This past Father’s Day was my third without a father, and it still seems strange that he’s not here. I think about Albie (“Albert” to my grandmother, “Big Al” to others) every day and especially now, as we celebrate my niece’s and nephew’s high school and college graduations; new career turns for various family members; and some amazing career highlights for me, including a once-in-a-lifetime opportunity to interview Dame Julie Andrews.
But it’s when my attention turns to markets and the economy that I often hear Albie offering a no-baloney quip that would cut to the core of any issue of the day. I could imagine him describing the current investment environment like this: “Every asset class stinks, but cash is the best of the worst.” Or sarcastically referring to big investment firms’ opposition to the Department of Labor’s fiduciary rule: “Only these geniuses think that NOT putting the client first is a smart business proposition.” And to investors who pile into expensive but poorly performing hedge funds: “Just because they have money does not make them smart.”
You might think that as a former options trader on the floor of the American Stock Exchange (Amex), my father would have been a big risk-taker, but as he admitted, “Going broke a couple of times tends to cure one of swinging for the fences.” Dad developed a healthy respect for risk — similar to the one he had for swimming in the ocean. When the water is calm, you feel brave and alive, but when a wave sweeps you off your feet, you are humbled.
As he matured, my father learned to be a more patient and disciplined investor, and although I never liked his proclivity to pick individual stocks and bonds, I knew that his mantras (“Nobody rings a bell at the top or the bottom.” “Don’t fall in love with your positions.” “Wait 24 hours before making any major purchase or sale that deviates from the plan.”) kept him out of any serious trouble.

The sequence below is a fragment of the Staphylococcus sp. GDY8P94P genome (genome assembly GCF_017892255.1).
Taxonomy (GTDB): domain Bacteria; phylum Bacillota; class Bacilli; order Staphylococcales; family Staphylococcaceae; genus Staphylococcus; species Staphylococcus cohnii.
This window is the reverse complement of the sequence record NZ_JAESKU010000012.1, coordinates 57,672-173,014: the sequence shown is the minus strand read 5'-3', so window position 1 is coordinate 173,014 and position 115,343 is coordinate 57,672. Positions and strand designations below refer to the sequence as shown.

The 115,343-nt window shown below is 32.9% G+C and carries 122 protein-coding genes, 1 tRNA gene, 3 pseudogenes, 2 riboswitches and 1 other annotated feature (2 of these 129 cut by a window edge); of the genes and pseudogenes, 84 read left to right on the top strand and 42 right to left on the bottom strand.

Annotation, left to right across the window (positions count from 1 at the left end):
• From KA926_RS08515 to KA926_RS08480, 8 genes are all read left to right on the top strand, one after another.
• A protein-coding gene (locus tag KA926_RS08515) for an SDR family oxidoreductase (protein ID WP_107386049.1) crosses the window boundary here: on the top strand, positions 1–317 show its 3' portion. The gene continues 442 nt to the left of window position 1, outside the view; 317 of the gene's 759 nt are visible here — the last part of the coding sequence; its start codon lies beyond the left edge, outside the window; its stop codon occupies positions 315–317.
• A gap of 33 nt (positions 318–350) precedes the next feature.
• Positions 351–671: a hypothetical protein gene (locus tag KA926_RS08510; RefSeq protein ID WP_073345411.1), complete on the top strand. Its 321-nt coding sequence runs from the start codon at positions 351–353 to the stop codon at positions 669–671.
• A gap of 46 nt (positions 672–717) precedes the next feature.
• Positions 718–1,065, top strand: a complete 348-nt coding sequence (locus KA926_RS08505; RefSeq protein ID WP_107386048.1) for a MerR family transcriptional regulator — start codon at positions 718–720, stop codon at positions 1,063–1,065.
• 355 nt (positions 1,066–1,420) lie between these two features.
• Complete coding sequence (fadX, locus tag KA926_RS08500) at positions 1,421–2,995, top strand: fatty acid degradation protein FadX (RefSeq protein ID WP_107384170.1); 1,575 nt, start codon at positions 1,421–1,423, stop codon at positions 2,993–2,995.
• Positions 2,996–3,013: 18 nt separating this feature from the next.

My father was a bit of a contrarian, something that used to drive me crazy. But what seemed annoying to me as a kid was actually a good habit to develop: Questioning the status quo, especially when articulated by so-called experts, helped me avoid being swept up in various investment manias — and freaked out about crashes — over the years. It also allowed me to consider some of Albie’s favorite challenges to conventional wisdom: Why is homeownership preferable to renting? Aren’t there cases when renting makes sense? Is attending an expensive college really worth it? Why doesn’t everyone realize that financial planners/brokers/advisers consistently fall prey to their own optimism? What if you are unable to earn 6 percent on your retirement assets? Why are people so unwilling to talk plainly about money and death?
I had lengthy conversations with my father about all of those questions and many more, including debates on sports, politics, television and movies. I was thinking about Albie after reading a report from Allianz, which found that a sobering one-third of Americans say they regret the major choices they made in their lives, such as when/where they went to school, the profession they chose and when/where they worked. My father was the type of man who had no regrets, not even for the mistakes that he made.
On what would be the last Father’s Day we spent together, he said, “The best thing I have ever done in my life was to raise two wonderful daughters.” He wasn’t gooey when he said it — for him, it was a statement of fact. For me, it’s the best way to remember Albie.